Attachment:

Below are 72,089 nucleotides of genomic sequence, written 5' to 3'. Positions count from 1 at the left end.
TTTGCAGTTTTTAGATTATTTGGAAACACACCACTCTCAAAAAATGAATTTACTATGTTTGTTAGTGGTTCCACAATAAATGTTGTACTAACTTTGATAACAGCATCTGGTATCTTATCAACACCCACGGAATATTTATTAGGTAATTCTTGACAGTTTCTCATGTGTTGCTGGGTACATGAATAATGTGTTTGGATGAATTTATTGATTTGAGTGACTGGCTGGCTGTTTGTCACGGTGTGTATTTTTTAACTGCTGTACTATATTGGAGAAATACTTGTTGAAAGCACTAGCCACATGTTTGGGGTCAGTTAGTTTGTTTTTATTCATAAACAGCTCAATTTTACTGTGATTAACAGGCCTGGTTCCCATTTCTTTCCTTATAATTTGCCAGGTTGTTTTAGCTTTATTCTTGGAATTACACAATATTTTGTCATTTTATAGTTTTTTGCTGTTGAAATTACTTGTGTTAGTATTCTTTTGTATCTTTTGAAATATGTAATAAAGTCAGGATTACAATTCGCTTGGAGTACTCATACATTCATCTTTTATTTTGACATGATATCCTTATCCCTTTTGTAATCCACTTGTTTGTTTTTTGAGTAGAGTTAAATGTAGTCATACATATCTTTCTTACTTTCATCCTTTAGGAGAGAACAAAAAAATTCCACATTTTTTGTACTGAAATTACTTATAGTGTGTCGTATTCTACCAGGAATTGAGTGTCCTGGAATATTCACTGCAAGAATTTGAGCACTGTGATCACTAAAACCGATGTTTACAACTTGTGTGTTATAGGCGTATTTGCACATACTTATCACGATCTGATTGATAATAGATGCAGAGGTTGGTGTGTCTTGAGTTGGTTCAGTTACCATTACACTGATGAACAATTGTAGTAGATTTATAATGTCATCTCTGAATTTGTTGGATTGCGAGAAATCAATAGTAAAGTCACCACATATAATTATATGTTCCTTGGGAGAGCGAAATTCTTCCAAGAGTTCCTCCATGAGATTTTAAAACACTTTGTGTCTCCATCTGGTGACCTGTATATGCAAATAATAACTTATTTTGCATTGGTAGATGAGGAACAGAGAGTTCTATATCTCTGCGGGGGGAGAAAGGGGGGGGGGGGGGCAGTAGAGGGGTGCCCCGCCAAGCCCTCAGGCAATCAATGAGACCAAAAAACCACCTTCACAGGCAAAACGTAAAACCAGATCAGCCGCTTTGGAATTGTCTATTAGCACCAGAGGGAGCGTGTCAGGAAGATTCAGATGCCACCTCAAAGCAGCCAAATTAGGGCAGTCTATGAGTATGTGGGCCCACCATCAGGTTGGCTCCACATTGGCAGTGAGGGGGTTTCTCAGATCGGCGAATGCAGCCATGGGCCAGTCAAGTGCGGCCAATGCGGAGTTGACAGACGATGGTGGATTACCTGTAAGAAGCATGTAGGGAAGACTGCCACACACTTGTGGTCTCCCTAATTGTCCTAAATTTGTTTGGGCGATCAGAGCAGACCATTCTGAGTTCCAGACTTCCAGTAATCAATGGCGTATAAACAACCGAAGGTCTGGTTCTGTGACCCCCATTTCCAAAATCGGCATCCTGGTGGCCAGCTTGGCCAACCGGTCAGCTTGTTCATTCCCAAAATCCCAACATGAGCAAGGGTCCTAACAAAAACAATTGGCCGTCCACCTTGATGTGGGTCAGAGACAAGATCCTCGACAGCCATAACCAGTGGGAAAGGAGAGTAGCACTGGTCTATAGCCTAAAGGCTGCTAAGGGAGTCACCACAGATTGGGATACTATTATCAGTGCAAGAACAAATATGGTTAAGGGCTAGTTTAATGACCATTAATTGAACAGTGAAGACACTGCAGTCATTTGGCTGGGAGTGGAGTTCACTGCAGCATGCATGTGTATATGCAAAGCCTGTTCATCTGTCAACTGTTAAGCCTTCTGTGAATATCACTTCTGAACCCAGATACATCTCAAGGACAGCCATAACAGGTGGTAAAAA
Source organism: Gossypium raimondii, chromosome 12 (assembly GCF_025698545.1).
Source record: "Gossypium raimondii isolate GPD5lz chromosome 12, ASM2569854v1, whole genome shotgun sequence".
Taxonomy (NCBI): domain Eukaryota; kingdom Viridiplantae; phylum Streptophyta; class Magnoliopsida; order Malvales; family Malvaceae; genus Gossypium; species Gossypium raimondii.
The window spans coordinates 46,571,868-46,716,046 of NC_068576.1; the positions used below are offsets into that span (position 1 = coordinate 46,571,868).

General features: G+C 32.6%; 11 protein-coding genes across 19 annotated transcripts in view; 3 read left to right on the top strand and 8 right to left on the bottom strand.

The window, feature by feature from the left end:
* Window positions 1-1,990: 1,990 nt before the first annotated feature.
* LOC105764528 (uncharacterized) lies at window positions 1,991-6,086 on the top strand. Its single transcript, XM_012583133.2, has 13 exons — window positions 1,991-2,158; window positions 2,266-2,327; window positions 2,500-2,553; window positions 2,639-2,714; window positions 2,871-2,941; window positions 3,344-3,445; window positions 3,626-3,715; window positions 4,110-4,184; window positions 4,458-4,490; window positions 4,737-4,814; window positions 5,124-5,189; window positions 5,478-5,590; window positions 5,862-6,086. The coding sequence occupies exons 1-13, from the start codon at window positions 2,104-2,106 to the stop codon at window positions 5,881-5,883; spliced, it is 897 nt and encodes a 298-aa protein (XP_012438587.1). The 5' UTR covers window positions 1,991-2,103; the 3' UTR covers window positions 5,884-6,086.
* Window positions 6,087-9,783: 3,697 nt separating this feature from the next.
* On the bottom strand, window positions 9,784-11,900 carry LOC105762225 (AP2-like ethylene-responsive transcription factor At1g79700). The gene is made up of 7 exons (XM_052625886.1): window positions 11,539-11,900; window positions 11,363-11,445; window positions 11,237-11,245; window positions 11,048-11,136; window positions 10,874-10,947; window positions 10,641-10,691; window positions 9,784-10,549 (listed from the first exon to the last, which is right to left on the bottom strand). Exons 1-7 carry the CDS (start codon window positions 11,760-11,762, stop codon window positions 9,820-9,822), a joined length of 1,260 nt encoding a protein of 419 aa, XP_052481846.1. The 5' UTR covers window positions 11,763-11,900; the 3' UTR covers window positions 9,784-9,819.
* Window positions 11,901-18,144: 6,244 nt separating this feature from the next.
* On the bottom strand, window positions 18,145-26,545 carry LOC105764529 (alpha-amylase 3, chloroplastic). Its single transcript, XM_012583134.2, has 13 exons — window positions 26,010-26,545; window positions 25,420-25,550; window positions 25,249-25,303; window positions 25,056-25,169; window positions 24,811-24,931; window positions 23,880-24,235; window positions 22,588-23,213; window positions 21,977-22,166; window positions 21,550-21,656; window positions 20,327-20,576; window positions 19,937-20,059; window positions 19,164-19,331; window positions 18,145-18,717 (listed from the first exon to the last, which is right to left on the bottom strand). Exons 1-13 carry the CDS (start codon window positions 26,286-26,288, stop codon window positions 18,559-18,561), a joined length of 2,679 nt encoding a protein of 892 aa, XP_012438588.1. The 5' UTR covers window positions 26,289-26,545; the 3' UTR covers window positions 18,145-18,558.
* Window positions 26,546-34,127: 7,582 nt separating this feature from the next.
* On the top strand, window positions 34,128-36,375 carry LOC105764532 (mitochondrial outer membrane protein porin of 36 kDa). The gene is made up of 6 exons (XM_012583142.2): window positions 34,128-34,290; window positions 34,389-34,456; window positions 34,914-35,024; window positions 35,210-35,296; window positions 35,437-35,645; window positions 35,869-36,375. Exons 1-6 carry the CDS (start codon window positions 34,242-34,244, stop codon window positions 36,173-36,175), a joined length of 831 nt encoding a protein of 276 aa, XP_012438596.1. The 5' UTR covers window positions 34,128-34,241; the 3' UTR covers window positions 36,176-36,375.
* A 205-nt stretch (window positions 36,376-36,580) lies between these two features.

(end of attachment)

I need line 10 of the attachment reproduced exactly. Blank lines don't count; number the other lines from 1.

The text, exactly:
* LOC105764528 (uncharacterized) lies at window positions 1,991-6,086 on the top strand. Its single transcript, XM_012583133.2, has 13 exons — window positions 1,991-2,158; window positions 2,266-2,327; window positions 2,500-2,553; window positions 2,639-2,714; window positions 2,871-2,941; window positions 3,344-3,445; window positions 3,626-3,715; window positions 4,110-4,184; window positions 4,458-4,490; window positions 4,737-4,814; window positions 5,124-5,189; window positions 5,478-5,590; window positions 5,862-6,086. The coding sequence occupies exons 1-13, from the start codon at window positions 2,104-2,106 to the stop codon at window positions 5,881-5,883; spliced, it is 897 nt and encodes a 298-aa protein (XP_012438587.1). The 5' UTR covers window positions 1,991-2,103; the 3' UTR covers window positions 5,884-6,086.